"I've been a resident of New Scotland for 13 years now, and I still know nothing about it," she said.
Using a conference room a her business's premises, she hopes to compile information on town resources, area attractions and local businesses into one place, and also place that information onto overlay maps.
"The philosophy of doing this is very collaborative and very inclusive...to provide a gateway, if you will, to existing information and resources so people can find it," she said.
She said she's already spoken with the New Scotland Business Builders and the New Scotland and Clarksville historical associations, and is seeking permission to use the town logo for the welcome center.
The New Scotland Town Board heard a preliminary proposal from a representative of a national organization that builds senior housing.
Peter Sokaris, of St. Sophia Greek Orthodox Church, spoke on behalf of the American Hellenic Educational Progressive Association, which has a branch that endeavors to construct senior housing in communities across the nation by drawing on federal Housing and Urban Development monies.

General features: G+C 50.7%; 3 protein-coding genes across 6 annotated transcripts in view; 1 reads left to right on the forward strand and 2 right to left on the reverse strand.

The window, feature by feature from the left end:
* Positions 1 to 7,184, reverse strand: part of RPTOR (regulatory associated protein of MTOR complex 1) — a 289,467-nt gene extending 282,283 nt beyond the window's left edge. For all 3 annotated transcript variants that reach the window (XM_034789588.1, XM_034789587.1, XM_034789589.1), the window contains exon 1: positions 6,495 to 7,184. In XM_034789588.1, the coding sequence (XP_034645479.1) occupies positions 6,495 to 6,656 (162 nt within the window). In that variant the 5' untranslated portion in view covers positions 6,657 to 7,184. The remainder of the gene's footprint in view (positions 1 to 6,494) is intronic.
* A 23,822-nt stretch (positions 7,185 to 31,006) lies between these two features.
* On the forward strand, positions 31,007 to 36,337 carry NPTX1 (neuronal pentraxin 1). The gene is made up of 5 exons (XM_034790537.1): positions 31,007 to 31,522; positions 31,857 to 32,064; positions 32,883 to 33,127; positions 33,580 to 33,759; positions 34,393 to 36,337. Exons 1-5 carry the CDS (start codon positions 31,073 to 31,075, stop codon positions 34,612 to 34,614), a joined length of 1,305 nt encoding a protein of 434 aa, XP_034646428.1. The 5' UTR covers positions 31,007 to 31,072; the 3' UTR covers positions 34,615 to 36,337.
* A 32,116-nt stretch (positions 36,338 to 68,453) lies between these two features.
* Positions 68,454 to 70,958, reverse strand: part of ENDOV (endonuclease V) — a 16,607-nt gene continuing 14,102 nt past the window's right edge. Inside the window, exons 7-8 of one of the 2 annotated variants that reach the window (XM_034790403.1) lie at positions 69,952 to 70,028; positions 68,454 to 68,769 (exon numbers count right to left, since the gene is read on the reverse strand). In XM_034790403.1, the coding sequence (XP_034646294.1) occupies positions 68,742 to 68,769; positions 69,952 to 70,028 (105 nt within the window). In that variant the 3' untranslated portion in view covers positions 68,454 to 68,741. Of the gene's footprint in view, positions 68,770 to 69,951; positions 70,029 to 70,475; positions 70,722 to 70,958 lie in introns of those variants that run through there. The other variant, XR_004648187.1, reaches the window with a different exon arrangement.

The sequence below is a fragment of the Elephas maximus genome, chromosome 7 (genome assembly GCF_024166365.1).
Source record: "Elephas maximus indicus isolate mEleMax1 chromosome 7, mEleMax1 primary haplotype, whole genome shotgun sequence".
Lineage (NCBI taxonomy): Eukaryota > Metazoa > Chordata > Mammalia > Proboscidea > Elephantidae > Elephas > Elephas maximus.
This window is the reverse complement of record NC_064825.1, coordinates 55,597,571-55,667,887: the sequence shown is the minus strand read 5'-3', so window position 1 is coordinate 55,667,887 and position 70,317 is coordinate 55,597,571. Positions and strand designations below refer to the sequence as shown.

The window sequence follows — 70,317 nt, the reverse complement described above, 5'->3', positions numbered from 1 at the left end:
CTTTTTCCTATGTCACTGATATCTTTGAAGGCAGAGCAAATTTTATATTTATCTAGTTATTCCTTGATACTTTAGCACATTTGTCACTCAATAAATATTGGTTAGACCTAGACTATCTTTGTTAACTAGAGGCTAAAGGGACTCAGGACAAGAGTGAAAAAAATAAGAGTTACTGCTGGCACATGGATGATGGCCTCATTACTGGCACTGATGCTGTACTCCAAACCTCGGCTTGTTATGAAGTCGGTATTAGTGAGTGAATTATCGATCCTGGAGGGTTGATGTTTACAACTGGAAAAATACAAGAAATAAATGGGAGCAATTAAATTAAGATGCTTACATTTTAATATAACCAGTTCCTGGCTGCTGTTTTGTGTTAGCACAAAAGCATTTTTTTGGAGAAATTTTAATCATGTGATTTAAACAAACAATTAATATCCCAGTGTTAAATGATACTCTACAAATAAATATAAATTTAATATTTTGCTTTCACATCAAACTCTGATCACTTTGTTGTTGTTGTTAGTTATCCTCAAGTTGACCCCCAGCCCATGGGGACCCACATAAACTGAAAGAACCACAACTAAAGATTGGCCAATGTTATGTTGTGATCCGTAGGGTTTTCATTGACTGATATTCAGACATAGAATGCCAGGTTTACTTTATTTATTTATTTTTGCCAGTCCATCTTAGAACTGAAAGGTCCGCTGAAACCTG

The AHEPA usually constructs buildings of 50 apartment units, and will add more if there's more demand. They are rented at 30 percent of the resident's income, with any remaining cost subsidized by the government.
"There is a need for this in every community," especially given an aging populaiton, Sokaris said.
He said Peter Baltis had agreed to donate five acres of land along Route 85 to such a project.
Dolin said the major obstacle facing such a development would be a lack of water and sewer infrastructure.
"The proposal is a modest proposal. We just want you to look at it to see if it's feasible," Sokaris said.
The board delayed having a discussion on making a $500 donation to the Friends of the Voorheesville Library and an update on the size cap law as Councilman Daniel Mackay was absent.""